Markets, Productivity, and Happiness in a Historical Perspective

The new classical microfoundations of aggregate labor supply

Le Fur Tanguy, New York University Abu Dhabi
Clerc Pierrick, HEC Liège

In this article, we document how the discrepancy between the large labor supply elasticity required by the canonical real business cycle model to generate credible employment fluctuations and the lower empirical estimates from microeconometric studies fostered discussions on aggregation, heterogeneity, and the use of a representative agent in aggregate general equilibrium models in the 1980s. Debates initially pointed to the inadequacy of the representative agent to account for adjustment along the extensive margin of labor and the heterogeneity characterizing the labor market, but also underscored epistemological disagreements on the degree of aggregation needed to account for macroeconomic phenomena. Despite calls to build full-fledged heterogeneous agents models that would allow to map a variety of individual behaviors into aggregate variables and permit the importation of microeconometric estimates of preference parameters in general equilibrium models, new classical macroeconomists defended the use of a representative agent as a useful abstraction. To vindicate their position, they proposed a theory of aggregation of individual labor supply decisions showing that the elasticity of the representative agent is disconnected from individual elasticities, and can be substantially greater. We document how this aggregation theory set itself in the context of the defense of the real business cycle model following the first salvo of criticisms it faced, and show how it was largely adopted as a satisfying answer to the discrepancy. We nevertheless argue that this episode marked a substantial shift in the interpretation of the representative agent. While the representative agent was initially introduced to describe the behavior of optimizing individuals, its labor supply elasticity came to be seen as the reduced-form of some labor market phenomena causing an aggregation bias while still being treated as a structural parameter. Although this article challenges the view that new classical macroeconomists eluded the question of aggregation during the rise to prominence of the real business cycle model, we emphasize that such a change in the definition of the representative agent was a concession with respect to their microfoundational ambitions. We conclude by reviewing how developments in heterogeneous agents models have led to the reexamination of the aggregation theory behind the labor supply elasticity in the 2000s, but highlight how questions regarding the interpretation of representative agent models and their relevance to account for heterogeneity in the labor market remain salient today.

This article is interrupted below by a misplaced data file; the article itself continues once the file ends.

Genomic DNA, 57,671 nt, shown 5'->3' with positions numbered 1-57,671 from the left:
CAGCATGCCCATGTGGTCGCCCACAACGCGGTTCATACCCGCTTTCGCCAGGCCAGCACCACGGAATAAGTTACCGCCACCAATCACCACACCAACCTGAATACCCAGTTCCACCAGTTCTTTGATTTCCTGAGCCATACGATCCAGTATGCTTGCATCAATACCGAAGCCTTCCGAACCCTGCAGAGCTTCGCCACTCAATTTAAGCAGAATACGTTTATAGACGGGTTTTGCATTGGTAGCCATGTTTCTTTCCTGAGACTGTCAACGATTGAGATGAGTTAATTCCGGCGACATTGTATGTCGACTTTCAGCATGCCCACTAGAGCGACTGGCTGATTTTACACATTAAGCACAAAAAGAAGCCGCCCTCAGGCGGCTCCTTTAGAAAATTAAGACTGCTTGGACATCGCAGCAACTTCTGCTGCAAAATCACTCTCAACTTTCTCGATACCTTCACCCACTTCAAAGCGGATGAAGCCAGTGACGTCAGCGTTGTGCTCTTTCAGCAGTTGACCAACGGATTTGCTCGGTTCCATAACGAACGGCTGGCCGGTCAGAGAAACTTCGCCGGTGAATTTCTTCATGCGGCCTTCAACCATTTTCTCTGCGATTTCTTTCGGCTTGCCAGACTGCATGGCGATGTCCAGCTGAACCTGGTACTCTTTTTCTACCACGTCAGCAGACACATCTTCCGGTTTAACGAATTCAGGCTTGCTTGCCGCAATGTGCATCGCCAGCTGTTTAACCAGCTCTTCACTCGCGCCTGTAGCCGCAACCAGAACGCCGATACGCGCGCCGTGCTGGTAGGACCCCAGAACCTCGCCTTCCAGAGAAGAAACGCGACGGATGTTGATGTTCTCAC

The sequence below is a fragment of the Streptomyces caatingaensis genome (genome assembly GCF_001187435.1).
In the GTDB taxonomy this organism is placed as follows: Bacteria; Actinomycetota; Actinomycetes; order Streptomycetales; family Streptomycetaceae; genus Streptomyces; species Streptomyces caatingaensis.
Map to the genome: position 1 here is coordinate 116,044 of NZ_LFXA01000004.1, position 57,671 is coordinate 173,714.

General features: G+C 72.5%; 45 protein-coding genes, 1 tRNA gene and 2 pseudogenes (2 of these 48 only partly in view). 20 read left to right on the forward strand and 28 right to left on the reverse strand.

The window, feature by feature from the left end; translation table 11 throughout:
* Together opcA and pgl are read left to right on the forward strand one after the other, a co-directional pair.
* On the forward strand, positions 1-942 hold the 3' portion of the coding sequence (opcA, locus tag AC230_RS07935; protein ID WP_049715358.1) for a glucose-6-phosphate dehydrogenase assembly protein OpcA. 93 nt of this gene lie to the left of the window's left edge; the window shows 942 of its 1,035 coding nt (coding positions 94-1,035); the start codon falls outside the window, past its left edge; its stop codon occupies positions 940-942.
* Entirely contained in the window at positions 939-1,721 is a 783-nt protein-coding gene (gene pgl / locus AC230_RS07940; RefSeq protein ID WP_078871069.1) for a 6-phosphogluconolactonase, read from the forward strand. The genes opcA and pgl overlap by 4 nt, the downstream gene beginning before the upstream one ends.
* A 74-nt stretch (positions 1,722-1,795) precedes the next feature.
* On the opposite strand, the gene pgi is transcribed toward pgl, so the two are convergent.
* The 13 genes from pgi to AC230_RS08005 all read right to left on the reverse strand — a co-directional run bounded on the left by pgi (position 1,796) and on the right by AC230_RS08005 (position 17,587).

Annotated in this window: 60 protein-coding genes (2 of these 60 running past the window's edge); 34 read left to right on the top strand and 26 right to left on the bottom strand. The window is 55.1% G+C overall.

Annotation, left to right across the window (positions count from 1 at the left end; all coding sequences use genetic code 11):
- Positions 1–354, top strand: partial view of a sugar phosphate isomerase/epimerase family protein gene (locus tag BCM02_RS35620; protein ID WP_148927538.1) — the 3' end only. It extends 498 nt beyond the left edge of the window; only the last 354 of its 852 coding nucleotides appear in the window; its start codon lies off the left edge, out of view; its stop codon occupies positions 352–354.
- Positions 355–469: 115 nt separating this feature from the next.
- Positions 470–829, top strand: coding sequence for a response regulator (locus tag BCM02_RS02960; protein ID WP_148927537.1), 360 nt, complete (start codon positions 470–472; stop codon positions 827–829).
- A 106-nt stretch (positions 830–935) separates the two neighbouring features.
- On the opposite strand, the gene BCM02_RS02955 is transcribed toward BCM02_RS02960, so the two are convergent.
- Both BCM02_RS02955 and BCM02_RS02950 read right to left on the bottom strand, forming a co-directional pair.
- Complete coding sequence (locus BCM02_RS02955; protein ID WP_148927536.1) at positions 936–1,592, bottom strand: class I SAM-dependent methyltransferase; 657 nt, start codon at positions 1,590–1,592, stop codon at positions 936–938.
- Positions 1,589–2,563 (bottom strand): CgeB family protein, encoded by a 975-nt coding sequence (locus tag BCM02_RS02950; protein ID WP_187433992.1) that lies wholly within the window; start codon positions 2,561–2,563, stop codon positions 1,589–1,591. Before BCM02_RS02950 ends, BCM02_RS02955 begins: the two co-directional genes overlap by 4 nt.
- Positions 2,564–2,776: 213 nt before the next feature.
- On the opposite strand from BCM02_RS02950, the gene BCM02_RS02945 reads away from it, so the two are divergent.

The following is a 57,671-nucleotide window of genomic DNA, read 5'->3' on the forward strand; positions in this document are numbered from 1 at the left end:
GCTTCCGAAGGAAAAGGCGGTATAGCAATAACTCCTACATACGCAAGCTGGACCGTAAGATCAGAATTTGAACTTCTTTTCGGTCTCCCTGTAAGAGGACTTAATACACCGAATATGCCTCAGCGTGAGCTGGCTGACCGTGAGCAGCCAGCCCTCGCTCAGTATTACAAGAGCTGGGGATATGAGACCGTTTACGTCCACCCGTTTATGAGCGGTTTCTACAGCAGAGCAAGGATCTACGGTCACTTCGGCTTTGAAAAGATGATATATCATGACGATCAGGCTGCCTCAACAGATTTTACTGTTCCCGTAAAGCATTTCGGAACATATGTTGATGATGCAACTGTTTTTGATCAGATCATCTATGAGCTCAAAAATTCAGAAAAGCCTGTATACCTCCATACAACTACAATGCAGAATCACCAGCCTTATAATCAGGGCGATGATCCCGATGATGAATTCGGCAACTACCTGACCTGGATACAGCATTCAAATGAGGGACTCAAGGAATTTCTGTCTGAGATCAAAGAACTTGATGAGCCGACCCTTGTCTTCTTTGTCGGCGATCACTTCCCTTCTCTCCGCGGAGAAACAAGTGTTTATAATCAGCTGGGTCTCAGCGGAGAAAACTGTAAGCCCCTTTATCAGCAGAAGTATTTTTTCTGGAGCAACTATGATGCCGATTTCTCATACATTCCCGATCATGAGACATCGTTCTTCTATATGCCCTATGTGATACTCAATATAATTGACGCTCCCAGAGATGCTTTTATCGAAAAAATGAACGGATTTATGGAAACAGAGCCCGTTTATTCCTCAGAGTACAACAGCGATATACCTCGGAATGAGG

Keywords: Labor supply elasticity, microfoundations, aggregation, real business cycles